Raney Newman is a college student from Washington state who studied at Bellevue College. She was in Washington, DC this summer doing audio recording at the Smithsonian Folklife Festival through their Access to Opportunities internship and did a blog to share her experiences this summer with us.
This week has been a time of learning about DC and also learning about my strengths and weaknesses as an intern. The weekend was the final one of the Smithsonian Folklife Festival. It tested my limits of enduring heat and crowds on the mall, and also of dealing with emotions raised while interacting with the people I worked with. When I get stressed, I tend to speak more quietly, worried that my words will provoke anger. I was doing this one morning, I guess, because my fellow worker said, “You need to speak up or I can’t hear you.” We had had a long hot morning running between stages, changing cards. (I don’t think we are similar because she is more organized and obsesses over details.) I don’t know how I responded, but it turns out that she said she has APD. I said I couldn’t process the new info, because was so busy dealing with own disability, but I think now that it was good she told me and although I have maybe heard of APD I also now want to learn more.
I feel that despite having some more stress the beginning of the 2nd week, it smoothed out and we got a lot done, and because we worked together so we could both be involved in the recording that we were able to take it a little easier, and divide up the workload. Also, although my boss was reluctant at first because it took extra time, he became more willing to write up written instructions for me to use. This not only helped me but also helped the other people who we needed to train to do the same work. I thanked him, but I also had to be assertive to make sure he realized that it wasn’t optional for me, even though he was talkative and preferred verbally giving instructions. He even said at one point that he hoped I was finding the instructions useful.
Also this past week, I felt more at ease at work. It was methodical and somewhat soothing work, editing music files. Compared with the Festival, it was much simpler and smoother. At the end of the festival, we were rushing, to do both the day before and also that day’s cards. Also the past week, my boss was distracted by other things, so we worked mostly on our own, which meant I didn’t have his full attention on me, making me somewhat nervous as I worked. I am glad of having learned, but not necessarily of learning itself, paraphrasing something someone once said about writing. It also takes a lot of effort to concentrate, when I am distracted because of ADD. Basically, I took the big music files and made them into smaller pieces by performance. I also did some editing out of audience or CD noise. I kept track of what they were in a spreadsheet and added useful descriptions. It’s hard work but I am glad to have challenges and to be learning new things.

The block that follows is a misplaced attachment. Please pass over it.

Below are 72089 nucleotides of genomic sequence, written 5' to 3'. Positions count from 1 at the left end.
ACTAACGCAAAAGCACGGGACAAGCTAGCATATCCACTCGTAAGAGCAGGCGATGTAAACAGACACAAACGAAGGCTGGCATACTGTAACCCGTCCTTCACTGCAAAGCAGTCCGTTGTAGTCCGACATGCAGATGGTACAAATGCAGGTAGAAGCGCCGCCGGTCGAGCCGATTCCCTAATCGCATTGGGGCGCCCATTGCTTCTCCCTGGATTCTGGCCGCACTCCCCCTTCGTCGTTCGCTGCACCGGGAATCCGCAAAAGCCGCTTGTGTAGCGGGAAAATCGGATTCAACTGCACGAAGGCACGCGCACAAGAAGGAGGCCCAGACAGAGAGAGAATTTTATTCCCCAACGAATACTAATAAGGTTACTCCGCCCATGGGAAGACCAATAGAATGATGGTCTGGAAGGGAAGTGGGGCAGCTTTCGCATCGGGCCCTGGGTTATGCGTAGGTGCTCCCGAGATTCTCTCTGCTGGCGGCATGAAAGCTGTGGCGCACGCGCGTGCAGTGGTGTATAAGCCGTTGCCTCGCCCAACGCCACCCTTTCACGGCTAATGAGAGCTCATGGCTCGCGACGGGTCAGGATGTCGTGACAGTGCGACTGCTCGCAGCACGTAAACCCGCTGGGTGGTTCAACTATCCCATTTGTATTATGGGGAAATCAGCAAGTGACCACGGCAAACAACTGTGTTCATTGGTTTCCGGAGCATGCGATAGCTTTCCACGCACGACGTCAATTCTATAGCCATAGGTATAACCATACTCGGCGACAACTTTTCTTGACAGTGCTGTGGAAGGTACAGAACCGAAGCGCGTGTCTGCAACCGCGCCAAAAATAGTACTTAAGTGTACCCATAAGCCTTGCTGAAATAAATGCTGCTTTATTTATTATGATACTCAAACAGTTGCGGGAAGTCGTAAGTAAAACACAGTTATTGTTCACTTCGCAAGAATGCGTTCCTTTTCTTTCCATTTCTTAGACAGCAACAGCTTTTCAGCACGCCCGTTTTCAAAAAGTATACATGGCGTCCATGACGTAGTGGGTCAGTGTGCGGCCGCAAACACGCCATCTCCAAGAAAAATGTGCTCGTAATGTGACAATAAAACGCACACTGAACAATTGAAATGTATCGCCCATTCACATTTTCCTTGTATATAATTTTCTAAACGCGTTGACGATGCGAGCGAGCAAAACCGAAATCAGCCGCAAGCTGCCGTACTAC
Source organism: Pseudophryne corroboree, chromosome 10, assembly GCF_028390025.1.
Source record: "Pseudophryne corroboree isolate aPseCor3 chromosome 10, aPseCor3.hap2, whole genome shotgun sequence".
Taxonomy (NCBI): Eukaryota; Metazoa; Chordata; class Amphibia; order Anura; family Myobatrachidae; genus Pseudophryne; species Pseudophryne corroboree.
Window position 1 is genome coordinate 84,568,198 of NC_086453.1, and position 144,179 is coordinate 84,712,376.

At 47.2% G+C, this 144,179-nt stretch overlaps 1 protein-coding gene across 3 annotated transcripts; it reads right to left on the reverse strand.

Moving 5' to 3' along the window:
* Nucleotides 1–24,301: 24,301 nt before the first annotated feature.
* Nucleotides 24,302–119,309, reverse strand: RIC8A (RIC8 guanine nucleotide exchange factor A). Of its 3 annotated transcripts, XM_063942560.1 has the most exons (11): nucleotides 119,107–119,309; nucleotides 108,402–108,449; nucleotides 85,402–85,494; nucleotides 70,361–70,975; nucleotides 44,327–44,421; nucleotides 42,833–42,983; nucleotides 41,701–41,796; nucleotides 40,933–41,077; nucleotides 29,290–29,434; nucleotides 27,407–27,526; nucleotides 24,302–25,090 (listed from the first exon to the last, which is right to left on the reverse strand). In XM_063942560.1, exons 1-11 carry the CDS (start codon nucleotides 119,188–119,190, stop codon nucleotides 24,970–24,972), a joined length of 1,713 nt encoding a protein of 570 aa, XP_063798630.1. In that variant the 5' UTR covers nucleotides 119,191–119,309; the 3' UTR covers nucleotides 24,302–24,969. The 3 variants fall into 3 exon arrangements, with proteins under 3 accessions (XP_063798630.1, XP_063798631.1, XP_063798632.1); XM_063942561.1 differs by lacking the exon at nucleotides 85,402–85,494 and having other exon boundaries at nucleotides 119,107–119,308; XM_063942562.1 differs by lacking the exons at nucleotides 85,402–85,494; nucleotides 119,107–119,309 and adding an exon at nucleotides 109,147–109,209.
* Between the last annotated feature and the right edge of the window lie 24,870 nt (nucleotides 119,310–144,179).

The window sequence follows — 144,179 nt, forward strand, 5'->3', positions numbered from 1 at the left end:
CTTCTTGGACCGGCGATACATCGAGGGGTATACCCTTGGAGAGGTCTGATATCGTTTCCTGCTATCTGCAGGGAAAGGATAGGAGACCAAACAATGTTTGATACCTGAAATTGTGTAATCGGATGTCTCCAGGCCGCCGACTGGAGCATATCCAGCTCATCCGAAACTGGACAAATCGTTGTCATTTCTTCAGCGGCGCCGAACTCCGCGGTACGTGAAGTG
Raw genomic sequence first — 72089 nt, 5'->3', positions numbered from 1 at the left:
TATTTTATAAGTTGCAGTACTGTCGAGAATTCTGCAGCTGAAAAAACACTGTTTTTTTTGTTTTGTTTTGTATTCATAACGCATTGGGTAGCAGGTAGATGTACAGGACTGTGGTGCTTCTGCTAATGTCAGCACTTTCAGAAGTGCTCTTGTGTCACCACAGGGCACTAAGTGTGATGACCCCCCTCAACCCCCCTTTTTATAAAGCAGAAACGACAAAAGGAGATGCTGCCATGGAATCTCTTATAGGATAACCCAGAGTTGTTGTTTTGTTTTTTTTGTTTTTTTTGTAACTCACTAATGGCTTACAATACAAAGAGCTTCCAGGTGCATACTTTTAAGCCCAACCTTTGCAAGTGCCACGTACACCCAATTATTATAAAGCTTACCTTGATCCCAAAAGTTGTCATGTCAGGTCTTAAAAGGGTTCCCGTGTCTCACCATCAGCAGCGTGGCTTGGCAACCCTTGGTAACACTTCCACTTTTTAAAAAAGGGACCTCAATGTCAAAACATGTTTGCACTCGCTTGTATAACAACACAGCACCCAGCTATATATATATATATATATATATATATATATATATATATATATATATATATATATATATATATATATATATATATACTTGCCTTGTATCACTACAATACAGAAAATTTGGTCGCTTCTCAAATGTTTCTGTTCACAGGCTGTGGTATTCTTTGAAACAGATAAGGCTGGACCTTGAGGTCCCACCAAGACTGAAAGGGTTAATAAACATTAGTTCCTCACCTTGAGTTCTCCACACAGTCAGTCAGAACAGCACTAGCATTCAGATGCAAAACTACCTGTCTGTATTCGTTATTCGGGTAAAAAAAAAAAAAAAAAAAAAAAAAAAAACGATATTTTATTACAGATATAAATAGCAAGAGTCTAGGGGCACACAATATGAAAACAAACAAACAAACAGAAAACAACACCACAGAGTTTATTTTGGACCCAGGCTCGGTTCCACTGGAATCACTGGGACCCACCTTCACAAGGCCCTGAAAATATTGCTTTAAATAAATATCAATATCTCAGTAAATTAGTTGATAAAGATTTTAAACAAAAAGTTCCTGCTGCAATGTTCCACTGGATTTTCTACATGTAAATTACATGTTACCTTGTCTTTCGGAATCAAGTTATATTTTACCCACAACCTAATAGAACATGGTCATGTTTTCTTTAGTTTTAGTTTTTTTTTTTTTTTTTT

Right now, I just have energy to write a bit about DC, its charm and the many events and places it offers. I don’t have a lot of money but many things are free. Also I’ve been told, though from getting lost 3 days in a row, it is a very walkable, or rollable, city. Also things are charming and you can walk into a simple place and have a new unexpected experience and be soothed and comforted all together. I won’t go so far as to say everyone is friendly, but despite walking fast, they seem able to stop and listen. I am always learning how to be more involved with people, but a sooth to loneliness, is also to experience places. I was at Gallery Place and could look one direction and there is the library where I do sign language class. The other direction is the grocery store where I saw the church people feeding the homeless. I am sometimes one of the aimless many who sit or just think on the gallery steps. This weekend there were several places where I went and felt at home, and though that was temporary, I think there will be more places like that in the future. I am learning not to live or love just the past or future, but to love the present.